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Skin Pharmacol Appl Skin Physiol. 1998 May-Jun;11(3):152-60.

The induction of terminal differentiation markers by the cAMP pathway in human HaCaT keratinocytes.

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  • 1Estée Lauder Research Laboratories, St. John's University, New York, N.Y., USA.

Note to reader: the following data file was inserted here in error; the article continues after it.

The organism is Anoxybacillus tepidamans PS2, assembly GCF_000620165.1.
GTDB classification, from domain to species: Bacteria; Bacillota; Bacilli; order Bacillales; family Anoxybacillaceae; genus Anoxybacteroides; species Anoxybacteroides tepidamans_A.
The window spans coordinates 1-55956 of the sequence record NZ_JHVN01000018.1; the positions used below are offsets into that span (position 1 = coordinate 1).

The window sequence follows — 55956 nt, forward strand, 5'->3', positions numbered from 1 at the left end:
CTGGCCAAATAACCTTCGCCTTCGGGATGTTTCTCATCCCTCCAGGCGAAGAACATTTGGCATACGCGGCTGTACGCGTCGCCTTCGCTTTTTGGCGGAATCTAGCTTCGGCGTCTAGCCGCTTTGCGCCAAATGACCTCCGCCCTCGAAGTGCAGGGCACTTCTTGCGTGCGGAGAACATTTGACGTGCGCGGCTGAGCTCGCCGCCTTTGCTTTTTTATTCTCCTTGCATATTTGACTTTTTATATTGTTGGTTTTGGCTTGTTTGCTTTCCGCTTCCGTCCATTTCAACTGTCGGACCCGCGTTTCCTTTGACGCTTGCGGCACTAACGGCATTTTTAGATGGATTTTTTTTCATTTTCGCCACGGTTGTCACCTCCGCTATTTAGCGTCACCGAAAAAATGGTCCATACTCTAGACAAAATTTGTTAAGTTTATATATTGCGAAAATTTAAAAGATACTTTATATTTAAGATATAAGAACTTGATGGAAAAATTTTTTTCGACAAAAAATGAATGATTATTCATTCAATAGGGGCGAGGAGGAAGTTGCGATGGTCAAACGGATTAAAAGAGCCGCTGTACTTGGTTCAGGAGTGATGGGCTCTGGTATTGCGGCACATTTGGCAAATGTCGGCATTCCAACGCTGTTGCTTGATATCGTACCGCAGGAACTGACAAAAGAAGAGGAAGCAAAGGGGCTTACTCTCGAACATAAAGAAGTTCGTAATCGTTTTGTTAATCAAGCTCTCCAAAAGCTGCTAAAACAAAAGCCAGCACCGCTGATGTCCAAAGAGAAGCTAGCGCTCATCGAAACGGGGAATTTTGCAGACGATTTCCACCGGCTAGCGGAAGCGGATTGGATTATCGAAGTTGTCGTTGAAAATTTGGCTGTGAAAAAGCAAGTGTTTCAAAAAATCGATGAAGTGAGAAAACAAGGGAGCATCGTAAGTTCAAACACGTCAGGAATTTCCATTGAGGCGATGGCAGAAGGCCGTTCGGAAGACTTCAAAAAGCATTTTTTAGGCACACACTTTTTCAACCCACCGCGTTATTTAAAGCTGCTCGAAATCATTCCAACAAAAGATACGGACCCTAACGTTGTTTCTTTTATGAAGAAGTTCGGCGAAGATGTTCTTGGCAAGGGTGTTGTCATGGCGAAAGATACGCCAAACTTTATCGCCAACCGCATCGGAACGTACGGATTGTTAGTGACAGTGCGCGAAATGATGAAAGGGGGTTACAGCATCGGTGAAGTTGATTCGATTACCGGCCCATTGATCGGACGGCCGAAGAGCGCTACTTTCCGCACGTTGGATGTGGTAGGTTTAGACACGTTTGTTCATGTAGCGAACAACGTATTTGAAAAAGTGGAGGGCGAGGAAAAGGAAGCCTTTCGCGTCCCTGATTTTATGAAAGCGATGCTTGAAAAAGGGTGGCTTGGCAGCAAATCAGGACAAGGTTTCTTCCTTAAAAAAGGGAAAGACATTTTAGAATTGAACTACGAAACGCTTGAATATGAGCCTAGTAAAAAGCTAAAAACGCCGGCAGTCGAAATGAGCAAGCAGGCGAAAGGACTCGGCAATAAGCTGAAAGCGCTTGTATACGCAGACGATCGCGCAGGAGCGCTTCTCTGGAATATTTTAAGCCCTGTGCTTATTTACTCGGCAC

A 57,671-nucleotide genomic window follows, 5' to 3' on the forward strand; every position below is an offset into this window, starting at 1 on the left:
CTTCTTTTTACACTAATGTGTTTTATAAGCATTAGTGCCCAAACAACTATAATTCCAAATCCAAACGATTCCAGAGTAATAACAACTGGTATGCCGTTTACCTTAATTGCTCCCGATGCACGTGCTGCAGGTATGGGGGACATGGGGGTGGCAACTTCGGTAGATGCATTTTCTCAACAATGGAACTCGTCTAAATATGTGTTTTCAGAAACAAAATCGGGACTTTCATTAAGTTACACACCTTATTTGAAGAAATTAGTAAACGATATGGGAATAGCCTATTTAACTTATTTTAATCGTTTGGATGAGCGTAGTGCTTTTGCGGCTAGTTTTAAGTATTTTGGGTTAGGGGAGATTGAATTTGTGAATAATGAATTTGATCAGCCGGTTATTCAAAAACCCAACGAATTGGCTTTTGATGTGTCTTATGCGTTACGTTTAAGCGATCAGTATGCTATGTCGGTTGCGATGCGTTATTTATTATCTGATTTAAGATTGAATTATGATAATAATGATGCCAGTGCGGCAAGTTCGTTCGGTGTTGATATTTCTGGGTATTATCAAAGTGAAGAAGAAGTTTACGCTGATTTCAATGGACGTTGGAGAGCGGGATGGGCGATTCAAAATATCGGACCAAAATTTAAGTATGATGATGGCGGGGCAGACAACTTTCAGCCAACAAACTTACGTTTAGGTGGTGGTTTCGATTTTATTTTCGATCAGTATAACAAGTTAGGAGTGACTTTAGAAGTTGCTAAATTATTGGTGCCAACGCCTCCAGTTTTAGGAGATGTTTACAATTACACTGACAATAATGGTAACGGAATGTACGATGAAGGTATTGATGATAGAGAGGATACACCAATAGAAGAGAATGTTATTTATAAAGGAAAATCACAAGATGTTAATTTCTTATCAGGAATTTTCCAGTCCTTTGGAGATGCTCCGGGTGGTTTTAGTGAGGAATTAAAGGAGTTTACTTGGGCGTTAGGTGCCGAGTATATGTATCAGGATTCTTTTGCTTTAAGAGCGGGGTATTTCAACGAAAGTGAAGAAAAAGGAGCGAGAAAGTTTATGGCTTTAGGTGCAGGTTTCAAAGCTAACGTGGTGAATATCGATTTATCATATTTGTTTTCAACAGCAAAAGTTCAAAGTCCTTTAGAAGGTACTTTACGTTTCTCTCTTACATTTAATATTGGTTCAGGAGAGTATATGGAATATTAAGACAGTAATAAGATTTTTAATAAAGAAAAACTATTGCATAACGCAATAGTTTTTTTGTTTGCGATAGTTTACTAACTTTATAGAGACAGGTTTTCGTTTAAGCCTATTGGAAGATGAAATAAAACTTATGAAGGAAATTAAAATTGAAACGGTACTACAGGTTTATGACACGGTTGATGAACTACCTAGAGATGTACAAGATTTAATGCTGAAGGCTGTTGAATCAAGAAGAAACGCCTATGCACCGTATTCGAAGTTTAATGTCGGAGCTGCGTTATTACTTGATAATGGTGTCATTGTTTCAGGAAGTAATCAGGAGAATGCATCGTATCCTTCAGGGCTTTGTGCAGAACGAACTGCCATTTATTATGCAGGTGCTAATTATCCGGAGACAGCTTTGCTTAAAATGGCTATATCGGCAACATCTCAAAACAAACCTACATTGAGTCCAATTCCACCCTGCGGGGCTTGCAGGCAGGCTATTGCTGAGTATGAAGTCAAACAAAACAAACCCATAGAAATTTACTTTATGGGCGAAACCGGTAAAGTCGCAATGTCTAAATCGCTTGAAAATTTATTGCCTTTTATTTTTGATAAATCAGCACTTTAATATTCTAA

The terminal differentiation of human epidermal keratinocytes is a complex morphological and biochemical shift from a mitotically active cell to an inert protein cross-linked envelope. This transition is a clearly predetermined cell death mechanism, but it is unlike many other programmed cell deaths in that it is not apoptotic. To explore and contrast the mechanism by which keratinocytes are committed to differentiation rather than apoptosis, we focused on the cyclic adenosine monophosphate (cAMP) signaling pathway using selective modulators of intracellular cAMP levels. Markers of differentiation were assayed by Western blotting. Raising intracelluar cAMP levels by treating HaCaT cells with forskolin, a diterpene, or with isobutylmethylxanthine, a phosphodiesterase inhibitor, and isoproterenol, a beta-adrenergic receptor agonist that selectively activates adenylate cyclase, increased the levels of the differentiation markers keratin K1 and K10, involucrin and transglutaminase. H89 and KT5720, both inhibitors of cAMP-dependent protein kinase, suppressed the expression of keratins K1 and K10. These observations are in line with the defined role for cAMP in the control of keratinocyte differentiation.

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